What about smoking weed or drinking in the streets? Weed is illegal. You are in a very conservative, third-world, military controlled country. Don't do it! As far as drinking in public goes, yes it is permissible but don't don't become too overly intoxicated in public.

What about the Rohingya Conflict? Check out our recently written Is It Safe To Travel in Myanmar? article that breaks down the conflict, politics and answers any safety concerns. In short, Myanmar is safe to travel to and within.

Myanmar is conservative: It is important to dress moderately, especially in temples and pagodas. Cover your shoulders and knees, as the locals do. Be patient, polite and show respect.

Money: Myanmar is still predominantly a cash economy. Though there are more ATM's being installed every week, cash is king in this country.

Potable Water: Tap water in Myanmar is not safe to drink. Most restaurants, with the possible exception of roadside stalls, now use packaged ice made from bottled water, so ice should be safe.

Safety: Myanmar is one of the safest countries in the developing world for tourists to visit, mainly because of the strict Buddhist culture but in part because of the government's Draconian punishments for those who trouble foreigners.

Tattoos and religious images: Displaying tattoos or other images (t-shirt) of religious figures may be considered disrespectful or even illegal. Myanmar police will arrest and may deport people sporting tattoo of Buddha or any other tattoos which can be interpreted as having religious significance. It is better to cover religious tattoos while visiting public places.

LGBT Travelers: Homosexuality is illegal in Myanmar, penalties include prison sentences of up to 10 years.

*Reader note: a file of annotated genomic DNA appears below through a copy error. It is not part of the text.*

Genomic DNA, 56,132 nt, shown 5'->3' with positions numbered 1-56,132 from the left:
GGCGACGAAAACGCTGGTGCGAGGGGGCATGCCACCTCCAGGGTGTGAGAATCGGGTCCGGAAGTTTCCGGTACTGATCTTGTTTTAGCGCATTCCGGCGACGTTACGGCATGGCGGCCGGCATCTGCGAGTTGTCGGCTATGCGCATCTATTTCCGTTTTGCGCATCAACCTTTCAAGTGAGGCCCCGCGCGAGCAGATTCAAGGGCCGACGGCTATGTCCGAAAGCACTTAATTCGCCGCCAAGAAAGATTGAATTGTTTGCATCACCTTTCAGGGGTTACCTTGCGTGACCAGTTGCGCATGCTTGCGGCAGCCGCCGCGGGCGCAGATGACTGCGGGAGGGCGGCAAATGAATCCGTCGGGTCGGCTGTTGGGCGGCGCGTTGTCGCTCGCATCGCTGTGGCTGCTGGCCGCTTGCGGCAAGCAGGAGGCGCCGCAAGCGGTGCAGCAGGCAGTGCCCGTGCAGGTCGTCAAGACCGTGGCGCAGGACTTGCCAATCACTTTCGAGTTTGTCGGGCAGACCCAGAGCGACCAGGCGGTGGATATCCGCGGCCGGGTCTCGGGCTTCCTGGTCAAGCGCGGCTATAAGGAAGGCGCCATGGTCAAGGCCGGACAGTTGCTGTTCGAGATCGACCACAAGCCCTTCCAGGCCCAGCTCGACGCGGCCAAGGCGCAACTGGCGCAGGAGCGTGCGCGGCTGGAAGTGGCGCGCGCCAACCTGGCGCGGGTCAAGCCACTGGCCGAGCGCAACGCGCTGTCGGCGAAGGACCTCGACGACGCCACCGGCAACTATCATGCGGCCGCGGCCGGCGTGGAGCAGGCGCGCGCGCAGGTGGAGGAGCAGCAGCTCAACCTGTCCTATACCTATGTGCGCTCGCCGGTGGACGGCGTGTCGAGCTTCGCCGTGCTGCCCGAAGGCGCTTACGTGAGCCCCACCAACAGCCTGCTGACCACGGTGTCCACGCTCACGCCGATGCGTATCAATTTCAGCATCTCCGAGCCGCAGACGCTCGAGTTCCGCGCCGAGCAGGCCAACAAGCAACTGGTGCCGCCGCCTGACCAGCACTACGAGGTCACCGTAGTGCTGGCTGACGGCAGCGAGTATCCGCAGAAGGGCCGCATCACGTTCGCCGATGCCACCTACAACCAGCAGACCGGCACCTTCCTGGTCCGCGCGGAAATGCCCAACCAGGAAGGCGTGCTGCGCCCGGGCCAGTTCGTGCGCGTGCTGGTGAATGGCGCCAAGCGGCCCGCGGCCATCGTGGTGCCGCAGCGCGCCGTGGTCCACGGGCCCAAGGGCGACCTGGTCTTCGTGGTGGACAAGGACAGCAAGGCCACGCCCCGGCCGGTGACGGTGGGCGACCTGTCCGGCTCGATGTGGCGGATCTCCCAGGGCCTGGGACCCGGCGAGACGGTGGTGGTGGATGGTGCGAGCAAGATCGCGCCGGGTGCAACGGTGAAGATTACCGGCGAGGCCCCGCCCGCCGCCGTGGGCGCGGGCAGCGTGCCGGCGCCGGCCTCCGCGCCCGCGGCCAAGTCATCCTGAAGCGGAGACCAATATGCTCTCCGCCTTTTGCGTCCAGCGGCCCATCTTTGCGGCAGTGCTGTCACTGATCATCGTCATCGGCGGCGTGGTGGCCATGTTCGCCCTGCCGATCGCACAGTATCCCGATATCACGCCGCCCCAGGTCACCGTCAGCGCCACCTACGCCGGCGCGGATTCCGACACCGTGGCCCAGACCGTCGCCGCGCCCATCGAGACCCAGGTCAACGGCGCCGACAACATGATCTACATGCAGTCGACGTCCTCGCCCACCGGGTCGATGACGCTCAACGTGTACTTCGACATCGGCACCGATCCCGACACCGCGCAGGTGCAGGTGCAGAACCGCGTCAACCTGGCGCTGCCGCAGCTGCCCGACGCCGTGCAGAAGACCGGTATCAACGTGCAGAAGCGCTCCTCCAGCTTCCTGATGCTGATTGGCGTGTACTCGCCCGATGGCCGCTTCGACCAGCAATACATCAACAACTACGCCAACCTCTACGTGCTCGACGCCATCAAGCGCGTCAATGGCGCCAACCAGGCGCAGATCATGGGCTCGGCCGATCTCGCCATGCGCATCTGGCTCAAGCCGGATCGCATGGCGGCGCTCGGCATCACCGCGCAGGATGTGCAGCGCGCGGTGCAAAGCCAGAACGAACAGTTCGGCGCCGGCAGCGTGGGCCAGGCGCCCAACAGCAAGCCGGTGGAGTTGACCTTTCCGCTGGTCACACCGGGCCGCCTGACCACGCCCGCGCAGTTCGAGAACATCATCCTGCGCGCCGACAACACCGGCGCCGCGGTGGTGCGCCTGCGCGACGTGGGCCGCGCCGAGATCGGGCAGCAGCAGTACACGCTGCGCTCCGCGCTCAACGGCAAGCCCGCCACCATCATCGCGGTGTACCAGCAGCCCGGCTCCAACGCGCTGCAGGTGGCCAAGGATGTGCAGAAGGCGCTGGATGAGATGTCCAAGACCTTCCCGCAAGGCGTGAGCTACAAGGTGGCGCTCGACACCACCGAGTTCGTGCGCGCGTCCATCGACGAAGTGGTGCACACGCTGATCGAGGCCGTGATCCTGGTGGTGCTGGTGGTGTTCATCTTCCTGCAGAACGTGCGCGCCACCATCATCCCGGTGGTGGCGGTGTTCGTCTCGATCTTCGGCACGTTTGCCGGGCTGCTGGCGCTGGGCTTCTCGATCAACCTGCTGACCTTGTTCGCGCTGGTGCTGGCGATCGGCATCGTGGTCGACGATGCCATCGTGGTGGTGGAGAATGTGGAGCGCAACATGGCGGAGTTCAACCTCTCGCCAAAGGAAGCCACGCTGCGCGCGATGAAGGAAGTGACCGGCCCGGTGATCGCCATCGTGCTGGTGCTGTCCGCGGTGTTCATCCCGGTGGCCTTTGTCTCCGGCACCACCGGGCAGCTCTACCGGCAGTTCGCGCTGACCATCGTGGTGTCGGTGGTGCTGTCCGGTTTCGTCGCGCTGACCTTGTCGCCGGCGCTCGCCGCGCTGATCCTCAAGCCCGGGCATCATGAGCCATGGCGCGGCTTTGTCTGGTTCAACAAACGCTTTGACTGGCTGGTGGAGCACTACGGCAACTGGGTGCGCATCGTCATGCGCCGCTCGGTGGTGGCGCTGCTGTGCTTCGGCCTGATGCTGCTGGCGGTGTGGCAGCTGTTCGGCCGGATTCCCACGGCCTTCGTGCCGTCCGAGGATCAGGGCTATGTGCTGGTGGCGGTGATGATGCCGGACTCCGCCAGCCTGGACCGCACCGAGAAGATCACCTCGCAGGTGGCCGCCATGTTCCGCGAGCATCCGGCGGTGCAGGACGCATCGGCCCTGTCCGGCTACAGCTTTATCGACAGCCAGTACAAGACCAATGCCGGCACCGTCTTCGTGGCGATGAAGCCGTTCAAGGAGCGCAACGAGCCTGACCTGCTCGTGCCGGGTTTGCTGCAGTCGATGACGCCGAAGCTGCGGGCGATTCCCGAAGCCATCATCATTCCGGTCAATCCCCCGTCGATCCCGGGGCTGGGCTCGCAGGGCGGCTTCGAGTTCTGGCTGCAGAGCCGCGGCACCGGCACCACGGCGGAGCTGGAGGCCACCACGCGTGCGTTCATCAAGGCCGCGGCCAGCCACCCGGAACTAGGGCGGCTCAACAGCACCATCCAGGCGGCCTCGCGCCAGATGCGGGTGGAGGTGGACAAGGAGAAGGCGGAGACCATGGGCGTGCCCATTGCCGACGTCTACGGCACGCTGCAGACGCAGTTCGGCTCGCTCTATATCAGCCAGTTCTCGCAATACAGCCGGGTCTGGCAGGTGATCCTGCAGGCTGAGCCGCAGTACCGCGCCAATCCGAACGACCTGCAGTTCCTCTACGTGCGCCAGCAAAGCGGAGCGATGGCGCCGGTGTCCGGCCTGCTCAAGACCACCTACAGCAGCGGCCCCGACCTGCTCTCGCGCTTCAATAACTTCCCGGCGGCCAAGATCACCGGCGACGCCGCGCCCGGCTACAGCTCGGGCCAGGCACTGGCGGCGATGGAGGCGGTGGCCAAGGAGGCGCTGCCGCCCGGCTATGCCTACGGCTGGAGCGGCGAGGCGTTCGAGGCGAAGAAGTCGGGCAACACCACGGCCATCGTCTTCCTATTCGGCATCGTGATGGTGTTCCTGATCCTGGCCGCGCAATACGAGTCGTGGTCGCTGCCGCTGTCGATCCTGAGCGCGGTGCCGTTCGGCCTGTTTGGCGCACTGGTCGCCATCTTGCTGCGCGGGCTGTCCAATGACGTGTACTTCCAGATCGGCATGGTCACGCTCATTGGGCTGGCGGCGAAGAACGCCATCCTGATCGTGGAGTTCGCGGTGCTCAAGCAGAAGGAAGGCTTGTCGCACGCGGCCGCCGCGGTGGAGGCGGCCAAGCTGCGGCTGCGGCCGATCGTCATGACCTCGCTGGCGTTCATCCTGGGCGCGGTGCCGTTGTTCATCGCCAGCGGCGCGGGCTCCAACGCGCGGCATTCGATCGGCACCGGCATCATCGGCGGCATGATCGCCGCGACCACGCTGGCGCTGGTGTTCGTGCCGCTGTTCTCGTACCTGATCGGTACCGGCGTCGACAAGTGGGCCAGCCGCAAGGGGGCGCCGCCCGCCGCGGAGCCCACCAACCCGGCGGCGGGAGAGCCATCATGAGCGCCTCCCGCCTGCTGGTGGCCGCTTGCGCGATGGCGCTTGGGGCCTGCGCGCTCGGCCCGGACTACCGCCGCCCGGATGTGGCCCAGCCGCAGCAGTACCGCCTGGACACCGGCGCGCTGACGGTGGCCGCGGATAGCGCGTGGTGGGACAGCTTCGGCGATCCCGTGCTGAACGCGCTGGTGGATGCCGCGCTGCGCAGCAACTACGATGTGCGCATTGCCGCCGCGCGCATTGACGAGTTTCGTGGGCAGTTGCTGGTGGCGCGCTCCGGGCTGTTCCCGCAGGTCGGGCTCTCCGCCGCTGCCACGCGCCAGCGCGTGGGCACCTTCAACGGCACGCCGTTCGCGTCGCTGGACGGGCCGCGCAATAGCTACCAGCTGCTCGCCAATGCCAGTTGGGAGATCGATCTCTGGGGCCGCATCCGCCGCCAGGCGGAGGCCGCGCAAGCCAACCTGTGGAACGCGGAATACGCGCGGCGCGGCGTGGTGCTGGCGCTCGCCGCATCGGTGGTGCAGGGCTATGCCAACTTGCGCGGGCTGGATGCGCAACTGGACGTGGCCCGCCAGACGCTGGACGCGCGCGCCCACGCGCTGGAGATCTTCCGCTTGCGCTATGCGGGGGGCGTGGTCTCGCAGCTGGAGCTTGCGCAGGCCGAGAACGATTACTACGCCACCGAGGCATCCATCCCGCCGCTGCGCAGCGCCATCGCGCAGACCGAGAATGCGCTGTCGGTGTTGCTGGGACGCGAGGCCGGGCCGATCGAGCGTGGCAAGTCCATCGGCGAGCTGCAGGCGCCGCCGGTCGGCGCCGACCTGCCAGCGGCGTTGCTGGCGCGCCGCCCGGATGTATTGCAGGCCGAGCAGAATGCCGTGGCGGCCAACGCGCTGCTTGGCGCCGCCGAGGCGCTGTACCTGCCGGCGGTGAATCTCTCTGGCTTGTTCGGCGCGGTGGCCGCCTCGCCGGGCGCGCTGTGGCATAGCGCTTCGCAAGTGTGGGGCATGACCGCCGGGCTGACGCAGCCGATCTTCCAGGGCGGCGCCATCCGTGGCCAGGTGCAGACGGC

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Five rules for coming in contact with a monk:

1) Giving money to a monk is considered a sign of disrespect; those that ask for and accept money are almost always fakes.

2) Ladies, it is NEVER permissible for you to touch a monk.

3) Gentlemen, you may shake the hands of monks if they greet you.

4) Never, ever touch the robe of a monk, regardless of gender. 

5) You will see monks walking around the streets in the morning, chanting, with bowls in hand. They are asking for donations of food.


How Expensive Is Myanmar?

The official currency in Myanmar is the Kyat (MMK)
$1 USD = MMK 14,009 (July 2018)

Food: Average cost, per person/per day: $8
Food in Myanmar is super cheap. Whether you are eating from street carts, or seeking out the fancier options, it will be hard to spend over $15/day.

Accommodation: Average cost per night: $20
This is surprisingly one of the more expensive parts about traveling in Myanmar. All hotels, hostels, guesthouses must be registered with the police. It is illegal to 'stay" at someones house, unless they are registered with the government. Because of this, hotels and hostels can charge whatever they want. 

Transportation: N/A
This cost will vary depending on how you choose to travel around the country - bus, rail, or flight. As far as day-to-day travel, there are tuk-tuks, bicycles, or electric scooters in almost every city.
These options are cheap, and should cost you no more than $5 USD per day.

Activities/Spending Money: Average cost, per person/per day:: $10
We like to give ourselves a little bit of extra spending money every day. Maybe we want to treat ourselves to a nice dinner, buy a cool souvenir, or go on an unexpected day trip. Additionally, sometimes there are entrance fees into some places you want to go - a cost that most people forget to include in their budget. *When you arrive in Bagan and Inle Lake, you will be asked to pay a National park Fee of around $10 USD.

Beer: Average cost, per person/per day: $6
Yes please!


Our Favorite Shot From Myanmar